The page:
“To advance in the practice of the presence of God we should let go of all our cares, including a multitude of private devotions, good in themselves but often carried out for the wrong reasons, for those devotions are nothing more than the means to arrive at the end.”
Brother Lawrence of the Resurrection
Advent. Waiting and preparation. As the inveterate planner and list-maker, I am always eager for new seasons. Such a chance to start fresh, make resolutions, advance towards a goal. Advent is no different. “Prepare the way of the Lord.” In our culture, this tends to mean being mindful of the reason for the season.
And so, we turn to a rich treasury of resources that are meant to help us achieve this reason-for-the-season focus: Holy Scripture, Church Fathers, contemporary authors. So many beautiful, touching, poignant words have been written that can help put us on the correct spiritual path through Advent.
Then I’m brought up short by words like those of Brother Lawrence: private devotions, carried out for the wrong reasons. And I know that I’ve unintentionally turned what was meant to be an opportunity for growing closer to God, preparing my own heart, into something akin to a self-improvement project from a woman’s magazine.
When I take an honest look at myself, it is a painful truth that certain devotions have been more about me than God. Take silence, for example. I believe in the importance of finding silence with every fiber in me. Yet it must be confessed that at certain times, my desperate search for solitude and quiet are more about a personal retreat from the world than spending time with God, even if I’m calling it “prayer time.”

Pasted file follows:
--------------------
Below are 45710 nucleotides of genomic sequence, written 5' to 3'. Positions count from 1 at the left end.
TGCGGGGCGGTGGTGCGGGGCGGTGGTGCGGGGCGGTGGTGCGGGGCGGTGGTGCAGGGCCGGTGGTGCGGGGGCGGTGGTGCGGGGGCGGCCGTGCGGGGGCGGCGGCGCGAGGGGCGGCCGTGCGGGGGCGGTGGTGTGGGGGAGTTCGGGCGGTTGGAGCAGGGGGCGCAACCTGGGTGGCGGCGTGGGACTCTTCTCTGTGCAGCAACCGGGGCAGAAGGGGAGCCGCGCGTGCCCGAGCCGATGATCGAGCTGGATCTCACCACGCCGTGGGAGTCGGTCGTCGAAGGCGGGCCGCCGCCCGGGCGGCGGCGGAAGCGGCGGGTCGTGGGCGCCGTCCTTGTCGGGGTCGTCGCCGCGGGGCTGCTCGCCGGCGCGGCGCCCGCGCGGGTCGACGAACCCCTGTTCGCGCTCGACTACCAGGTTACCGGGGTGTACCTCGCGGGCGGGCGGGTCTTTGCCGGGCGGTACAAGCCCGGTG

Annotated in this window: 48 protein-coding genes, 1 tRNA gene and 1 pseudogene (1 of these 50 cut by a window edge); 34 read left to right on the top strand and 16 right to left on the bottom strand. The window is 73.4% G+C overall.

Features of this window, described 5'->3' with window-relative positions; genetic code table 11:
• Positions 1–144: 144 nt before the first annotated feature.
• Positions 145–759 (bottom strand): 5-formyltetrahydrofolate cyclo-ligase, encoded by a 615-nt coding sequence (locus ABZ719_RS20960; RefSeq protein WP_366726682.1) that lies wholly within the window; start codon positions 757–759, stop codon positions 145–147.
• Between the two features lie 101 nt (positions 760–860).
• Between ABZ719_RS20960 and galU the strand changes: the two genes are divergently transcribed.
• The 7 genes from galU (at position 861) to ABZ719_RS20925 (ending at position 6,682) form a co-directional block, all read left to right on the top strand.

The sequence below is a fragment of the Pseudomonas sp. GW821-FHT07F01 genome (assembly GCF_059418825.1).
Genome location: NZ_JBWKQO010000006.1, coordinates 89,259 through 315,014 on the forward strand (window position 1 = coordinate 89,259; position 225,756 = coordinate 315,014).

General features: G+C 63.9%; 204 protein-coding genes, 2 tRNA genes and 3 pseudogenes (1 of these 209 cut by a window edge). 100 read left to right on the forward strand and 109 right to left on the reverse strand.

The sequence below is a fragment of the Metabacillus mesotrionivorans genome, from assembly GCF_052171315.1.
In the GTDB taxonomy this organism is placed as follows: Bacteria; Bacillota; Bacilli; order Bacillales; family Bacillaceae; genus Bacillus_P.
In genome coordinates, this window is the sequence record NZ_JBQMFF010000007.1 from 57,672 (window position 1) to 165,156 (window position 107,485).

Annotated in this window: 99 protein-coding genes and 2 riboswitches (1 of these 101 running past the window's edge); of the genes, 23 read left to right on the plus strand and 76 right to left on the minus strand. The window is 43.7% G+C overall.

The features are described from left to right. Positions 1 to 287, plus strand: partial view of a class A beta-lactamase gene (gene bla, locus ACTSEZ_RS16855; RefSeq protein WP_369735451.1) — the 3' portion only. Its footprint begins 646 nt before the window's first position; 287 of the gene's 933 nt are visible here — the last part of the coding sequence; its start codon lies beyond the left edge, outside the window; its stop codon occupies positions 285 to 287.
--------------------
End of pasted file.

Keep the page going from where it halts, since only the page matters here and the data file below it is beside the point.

Don’t get me wrong, there’s nothing bad about wanting to recharge my batteries in solitude. Retreat is important; essential. But here I am referring to Brother Lawrence’s “devotions good in themselves, carried out for the wrong reasons.” For example, my thinking I need a specific atmosphere in order to find God. If I’ve learned anything over the years, it is that the “oneness with God” in prayer can happen in the midst of chaos. What opportunities might I have missed, in my steadfast belief that I know best what devotions will put me on the right path?
“Over time we ought to discover that a single need returns in prayer which has little to do with the various reflections we undertake: namely, a longing for God beneath our thought, at the core of our being.”
Fr. Donald Haggerty, Contemplative Provocations
And so, this inveterate planner and list-maker will not be clinging quite as tightly to plans and lists this Advent. The plans and lists will be there, because some structure and routine is essential, even obligatory. However, some of the pressure of “getting it right” is relieved, with a renewed appreciation of their being merely the means to the End.
Happy First Sunday of Advent!